ICE decline continues

Petrol registrations fell by 20.2% in June, with 54,492 units delivered. This continues a run of declines for the fuel type, which has only seen one month of improvement this year with a slight 2% increase in February.

June’s petrol market share, therefore, sat 5.8pp lower than last year, with a 30% hold. Its decline may be linked to the improvement in the MHEV market, with more petrol vehicles produced using a mild-hybrid powertrain.

However, other major European markets, while seeing petrol registrations slow, have yet to experience such a significant decline.

Diesel also struggled in June, with a total of 16,236 deliveries down by 8.3%. However, its 8.9% market share was just 0.4pp lower than the same month last year, meaning it outperformed PHEVs for the third month in a row.

Overall, registrations of new internal-combustion engine (ICE) models declined by 17.7% in June. The segment held a 38.9% market share, down by 6.1pp. The powertrain was comfortably beaten by the HEV and EV market, with a total share of 43% in the month.

Italian incentives

In stark contrast to French struggles, the new-car market in Italy enjoyed its strongest month for some time, thanks to a new incentives package that boosted the BEV market.

Registrations in the country totalled 159,982 units in June, a 15.1% improvement year on year, according to ANFIA. This result follows a 6.6% decline in May which, it seems, was partially due to buyers waiting for the implementation of the subsidies.

‘The impact of the new incentives on the market derives both from the expectation effect created in recent months and from the greater economic attractiveness and inclusiveness towards all categories of buyers, in regard to the new calculation formulas compared to the past,’ commented Roberto Vavassori, president of ANFIA.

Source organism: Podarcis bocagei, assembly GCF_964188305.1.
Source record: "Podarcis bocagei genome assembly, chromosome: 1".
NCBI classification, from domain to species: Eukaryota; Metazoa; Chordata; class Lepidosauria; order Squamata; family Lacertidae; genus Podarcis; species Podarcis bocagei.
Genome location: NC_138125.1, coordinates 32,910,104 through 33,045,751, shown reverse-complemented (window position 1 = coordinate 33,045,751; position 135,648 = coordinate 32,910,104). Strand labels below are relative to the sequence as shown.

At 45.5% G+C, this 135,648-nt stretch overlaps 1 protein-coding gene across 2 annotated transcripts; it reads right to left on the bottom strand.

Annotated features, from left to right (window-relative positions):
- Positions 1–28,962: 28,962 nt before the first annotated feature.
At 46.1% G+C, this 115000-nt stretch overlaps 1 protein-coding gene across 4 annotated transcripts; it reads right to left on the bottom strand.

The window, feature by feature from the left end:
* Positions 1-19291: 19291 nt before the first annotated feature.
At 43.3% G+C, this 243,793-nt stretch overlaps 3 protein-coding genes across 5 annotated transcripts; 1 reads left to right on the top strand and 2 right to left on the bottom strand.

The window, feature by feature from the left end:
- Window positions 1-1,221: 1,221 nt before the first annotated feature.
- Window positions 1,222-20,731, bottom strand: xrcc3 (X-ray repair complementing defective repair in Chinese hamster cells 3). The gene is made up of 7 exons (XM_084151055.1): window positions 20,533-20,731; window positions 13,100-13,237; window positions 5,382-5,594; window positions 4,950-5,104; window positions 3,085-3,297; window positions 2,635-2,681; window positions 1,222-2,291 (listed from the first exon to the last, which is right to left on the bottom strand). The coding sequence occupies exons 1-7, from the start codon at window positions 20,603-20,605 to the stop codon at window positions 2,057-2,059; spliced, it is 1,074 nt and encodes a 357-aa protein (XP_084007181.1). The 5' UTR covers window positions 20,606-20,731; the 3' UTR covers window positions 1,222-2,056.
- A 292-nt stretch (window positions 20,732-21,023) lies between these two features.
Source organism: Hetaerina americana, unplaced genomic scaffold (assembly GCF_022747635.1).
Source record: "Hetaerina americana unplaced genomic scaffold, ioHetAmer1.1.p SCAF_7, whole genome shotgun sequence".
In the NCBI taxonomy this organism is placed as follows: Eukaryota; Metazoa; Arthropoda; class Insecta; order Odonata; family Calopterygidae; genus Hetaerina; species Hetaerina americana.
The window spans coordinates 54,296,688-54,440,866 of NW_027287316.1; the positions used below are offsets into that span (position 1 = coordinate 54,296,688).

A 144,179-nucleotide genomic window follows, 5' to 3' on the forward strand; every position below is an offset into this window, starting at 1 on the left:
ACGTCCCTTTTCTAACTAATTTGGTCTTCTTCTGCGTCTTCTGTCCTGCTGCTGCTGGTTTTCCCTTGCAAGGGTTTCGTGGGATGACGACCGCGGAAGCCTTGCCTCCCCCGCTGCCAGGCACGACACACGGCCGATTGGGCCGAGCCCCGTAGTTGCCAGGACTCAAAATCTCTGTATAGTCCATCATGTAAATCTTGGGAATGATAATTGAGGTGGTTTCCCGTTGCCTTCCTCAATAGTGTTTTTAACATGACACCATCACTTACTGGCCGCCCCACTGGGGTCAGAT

‘We hope that the sales trend can remain positive also in the coming months, so as to counterbalance the physiological reduction in volumes typical of the summer months, and that it can contribute, above all, to a growing diffusion of new green technologies and a faster replacement of older vehicles in circulation.’

BEVs have been struggling in Italy during 2024. However, the powertrain led the charge in terms of volume growth in June as a result of the incentive effect. Registrations improved by 117.4% thanks to 13,365 units.

The technology accounted for 8.3% of new-car deliveries in the month, a 3.9pp rise year on year. Yet, while the result gives cause for optimism,  its market share is still lower than some other major markets.

The new subsidies helped to level the year-to-date market share for the technology, rising from 3% in May to 3.9%. The country will now be hoping that more buyers look to all-electric models if incentives continue, especially as uptake has been slow in the last few years.

Market improves

However, even without the impressive BEV performance, Italy’s new-car market would have still seen a strong registrations improvement in June. Once again, the hybrid market, made up of both HEVs and MHEVs, led the volumes, with 61,358 deliveries equating to a 27.2% rise.

This gave the powertrain a dominant 38.4% share of the market, although this was slightly lower than May, due to the increase in BEV volume. It is clear, therefore, that buyers in the country prefer hybrid powertrains, rather than traditional ICE units as seen elsewhere.

The same cannot be said for PHEVs. The plug-in technology struggled in the shadow of the BEV rise, with a 24.5% decrease in deliveries, as just 5,592 units made their way to customers.

This meant a drop of 1.8pp in market share, with the powertrain holding 3.5% at the end of June. In the year-to-date share, PHEVs were overtaken by their plug-in counterpart, accounting for 3.3% of new-car registrations.